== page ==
Not a promising beginning for the young manager of KALX radio, the chaotic Berkeley public radio station where a DJ once overdosed while on the air. But the Oxy English major attracted the attention of National Public Radio executives during his 10-year stint at WUNC in Chapel Hill, N.C., which he turned into one of NPR’s most popular member stations. Davis has spent the last decade as president of Southern California Public Radio, the parent company of KPCC, the public radio station once based at Pasadena City College. KPCC’s audience has tripled in size during his tenure, and once again he heads one of the country’s most-listened-to public radio outlets--one that has won more than 230 regional and national journalism awards.

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Ben Coombs '59

Ben Coombs ’59 went broke the first time he ventured into financial planning.

“We knew how to spell financial planning, but nobody knew how to do it,” says Coombs, today a much-honored pioneer who helped define a field that has more than 55,000 certified practitioners. After following his father into insurance sales, the psychology major became a member of the first graduating class to receive certification from the College of Financial Planning in 1973. By 1987, he was advising high-level corporate executives and had founded Petra Financial, specializing in asset management. Petra Financial quickly became a household name for professionals in the field. Appointed president of the Institute of Certified Financial Planners (today’s Financial Planning Association) in 1985, Coombs created a residency program to encourage and support younger financial planners. He was honored with the FPA’s P. Kemp Fain Jr. Award for service to the profession in 2005.

  • Saved 8 million acres of desert

  • Class of '35

    Harriett Allen

  • At ground zero of homeland security

  • Class of '91

    Richard Falkenrath

  • Loyola Marymount’s first lay president

  • Class of '73

    David W. Burcham

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Harriett Allen '35

As a child, Harriet Allen ’35 and her family would often take trips into the desert. This early experience would lead to a lifelong love of the desert and to her extraordinary accomplishments in the field of desert conservation.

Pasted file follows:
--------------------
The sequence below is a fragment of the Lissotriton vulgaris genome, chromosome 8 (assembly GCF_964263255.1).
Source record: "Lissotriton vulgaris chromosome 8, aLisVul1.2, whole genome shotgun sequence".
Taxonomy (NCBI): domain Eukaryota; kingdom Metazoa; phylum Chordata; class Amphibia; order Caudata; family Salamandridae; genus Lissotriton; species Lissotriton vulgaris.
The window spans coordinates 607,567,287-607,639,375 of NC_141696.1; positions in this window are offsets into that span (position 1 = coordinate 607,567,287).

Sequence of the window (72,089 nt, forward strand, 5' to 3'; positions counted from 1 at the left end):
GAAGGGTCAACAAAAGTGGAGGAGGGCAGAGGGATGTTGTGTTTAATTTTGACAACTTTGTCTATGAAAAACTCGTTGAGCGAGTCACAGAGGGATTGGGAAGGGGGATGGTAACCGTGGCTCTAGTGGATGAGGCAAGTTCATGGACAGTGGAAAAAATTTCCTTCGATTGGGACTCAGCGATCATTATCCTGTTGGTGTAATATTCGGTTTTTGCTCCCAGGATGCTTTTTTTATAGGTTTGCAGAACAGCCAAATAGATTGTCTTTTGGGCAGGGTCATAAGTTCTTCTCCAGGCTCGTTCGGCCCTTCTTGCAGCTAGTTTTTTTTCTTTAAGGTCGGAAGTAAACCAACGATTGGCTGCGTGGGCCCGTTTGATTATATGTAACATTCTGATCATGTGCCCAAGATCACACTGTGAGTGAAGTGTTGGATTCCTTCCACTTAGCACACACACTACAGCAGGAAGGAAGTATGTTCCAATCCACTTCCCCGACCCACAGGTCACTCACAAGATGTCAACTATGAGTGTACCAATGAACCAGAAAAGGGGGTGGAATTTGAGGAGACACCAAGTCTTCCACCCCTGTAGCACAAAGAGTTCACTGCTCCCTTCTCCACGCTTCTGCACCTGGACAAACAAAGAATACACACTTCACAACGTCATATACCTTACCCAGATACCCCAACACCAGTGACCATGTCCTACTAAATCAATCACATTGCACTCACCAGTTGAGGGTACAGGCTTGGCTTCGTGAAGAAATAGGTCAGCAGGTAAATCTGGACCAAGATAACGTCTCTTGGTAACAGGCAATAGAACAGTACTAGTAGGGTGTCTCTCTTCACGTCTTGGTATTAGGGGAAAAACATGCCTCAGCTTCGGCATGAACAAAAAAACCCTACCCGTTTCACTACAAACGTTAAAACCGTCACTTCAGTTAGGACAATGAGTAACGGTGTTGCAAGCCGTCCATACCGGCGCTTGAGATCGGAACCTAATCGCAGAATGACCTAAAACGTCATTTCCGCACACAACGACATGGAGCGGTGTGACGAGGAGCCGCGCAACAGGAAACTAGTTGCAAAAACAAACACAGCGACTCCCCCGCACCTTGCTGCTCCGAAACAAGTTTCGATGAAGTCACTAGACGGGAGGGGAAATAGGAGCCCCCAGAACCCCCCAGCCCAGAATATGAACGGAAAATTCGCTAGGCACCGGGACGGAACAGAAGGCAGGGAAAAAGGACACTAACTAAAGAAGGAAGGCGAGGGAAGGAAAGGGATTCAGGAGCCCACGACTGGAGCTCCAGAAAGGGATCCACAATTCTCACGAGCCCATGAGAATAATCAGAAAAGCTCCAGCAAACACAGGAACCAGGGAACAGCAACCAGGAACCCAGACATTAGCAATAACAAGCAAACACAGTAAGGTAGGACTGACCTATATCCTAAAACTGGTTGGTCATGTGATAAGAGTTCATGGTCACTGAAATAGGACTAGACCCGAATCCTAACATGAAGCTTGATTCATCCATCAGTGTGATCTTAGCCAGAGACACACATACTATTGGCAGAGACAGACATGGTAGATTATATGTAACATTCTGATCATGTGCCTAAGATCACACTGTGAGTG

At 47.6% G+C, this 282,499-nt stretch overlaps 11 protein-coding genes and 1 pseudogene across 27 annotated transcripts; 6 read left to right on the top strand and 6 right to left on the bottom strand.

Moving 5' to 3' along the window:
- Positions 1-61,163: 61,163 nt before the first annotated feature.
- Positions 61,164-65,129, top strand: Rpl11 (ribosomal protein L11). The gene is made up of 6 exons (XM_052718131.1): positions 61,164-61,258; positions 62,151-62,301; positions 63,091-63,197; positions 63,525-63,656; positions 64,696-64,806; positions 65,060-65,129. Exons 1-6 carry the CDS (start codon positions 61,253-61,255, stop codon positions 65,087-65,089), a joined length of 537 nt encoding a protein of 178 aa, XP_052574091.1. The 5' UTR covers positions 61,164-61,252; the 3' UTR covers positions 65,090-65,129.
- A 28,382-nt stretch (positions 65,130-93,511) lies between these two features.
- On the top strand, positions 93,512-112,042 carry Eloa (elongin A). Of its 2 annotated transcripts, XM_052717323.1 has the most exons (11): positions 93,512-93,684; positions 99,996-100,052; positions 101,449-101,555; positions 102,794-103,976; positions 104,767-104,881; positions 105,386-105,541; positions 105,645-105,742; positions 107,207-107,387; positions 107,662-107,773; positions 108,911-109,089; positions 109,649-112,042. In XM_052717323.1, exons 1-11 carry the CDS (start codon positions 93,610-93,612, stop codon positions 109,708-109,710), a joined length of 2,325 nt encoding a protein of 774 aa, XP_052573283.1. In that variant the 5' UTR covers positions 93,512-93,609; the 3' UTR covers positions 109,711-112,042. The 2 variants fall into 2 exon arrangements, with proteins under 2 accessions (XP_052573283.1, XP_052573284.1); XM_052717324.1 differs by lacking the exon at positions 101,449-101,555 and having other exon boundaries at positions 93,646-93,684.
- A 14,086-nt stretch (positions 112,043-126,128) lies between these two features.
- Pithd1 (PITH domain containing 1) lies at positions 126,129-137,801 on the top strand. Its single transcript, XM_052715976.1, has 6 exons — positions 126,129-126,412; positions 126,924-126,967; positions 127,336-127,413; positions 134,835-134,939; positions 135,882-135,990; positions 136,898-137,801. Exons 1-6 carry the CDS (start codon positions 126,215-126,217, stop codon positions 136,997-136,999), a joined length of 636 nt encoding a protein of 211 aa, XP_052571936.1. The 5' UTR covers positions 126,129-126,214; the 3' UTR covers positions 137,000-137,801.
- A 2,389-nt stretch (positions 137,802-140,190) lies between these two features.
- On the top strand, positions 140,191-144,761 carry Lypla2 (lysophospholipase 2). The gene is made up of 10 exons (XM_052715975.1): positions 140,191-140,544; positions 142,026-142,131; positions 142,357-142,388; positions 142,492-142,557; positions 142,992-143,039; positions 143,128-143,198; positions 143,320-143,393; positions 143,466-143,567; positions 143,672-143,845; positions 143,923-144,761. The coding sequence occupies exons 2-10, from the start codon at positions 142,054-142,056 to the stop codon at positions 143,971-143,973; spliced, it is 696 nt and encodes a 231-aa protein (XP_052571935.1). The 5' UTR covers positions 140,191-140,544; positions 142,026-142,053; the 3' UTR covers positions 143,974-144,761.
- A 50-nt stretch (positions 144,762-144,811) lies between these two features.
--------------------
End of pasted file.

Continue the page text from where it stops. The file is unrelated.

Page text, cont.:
In 1954, the biology major was a founding member of the Desert Protective Council, created to protect expanses of land in California from mining. For eight years, she lobbied for the protection of several regional deserts, and her efforts were essential to the passage of the California Desert Protection Act. When then-President Clinton signed the bill in 1994, the Act protected more than 8 million acres of land from developers. Well-known parks including Joshua Tree National Monument, Anza-Borrego Desert State Park and Torrey Pines National State Reserve can all credit their preservation to Harriet Allen. She continued to take leadership positions in the Desert Protective Council and the Sierra Club and mentored generations of desert activists.

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Richard Falkenrath '91

As a young Harvard professor with expertise in the then-esoteric field of domestic preparedness for terrorism, Richard Falkenrath ’91 opposed the idea of a federal homeland security agency.

But after 9/11, the economics and diplomacy and world affairs major found himself serving as deputy homeland security adviser in the White House, developing and coordinating homeland security policy for the Bush administration. “I never imagined I’d be doing what I’m doing today,” said Falkenrath, who also served as deputy commissioner for counterterrorism for the New York Police Department before going into private consulting. “But these guys are coming at us, and I suspect they’ll continue to do so for the rest of my life.”

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David W. Burcham '73

David W. Burcham ’73 broke a century of Jesuit tradition in 2010 when he became Loyola Marymount University’s first lay president.

A political science major at Oxy, Burcham graduated first in his class from Loyola Law School and clerked for the chief judge of the U.S. Court of Appeals, Third Circuit, and for U.S. Supreme Court Justice Byron White. He joined the Loyola Law School faculty in 1991 and was appointed dean in 2000. He has no qualms about his groundbreaking role: “The Jesuits have expressed willingness to partner and work with me to preserve and enhance our Catholic and Ignatian identity, as well as to advance our mission. I am committed to that.”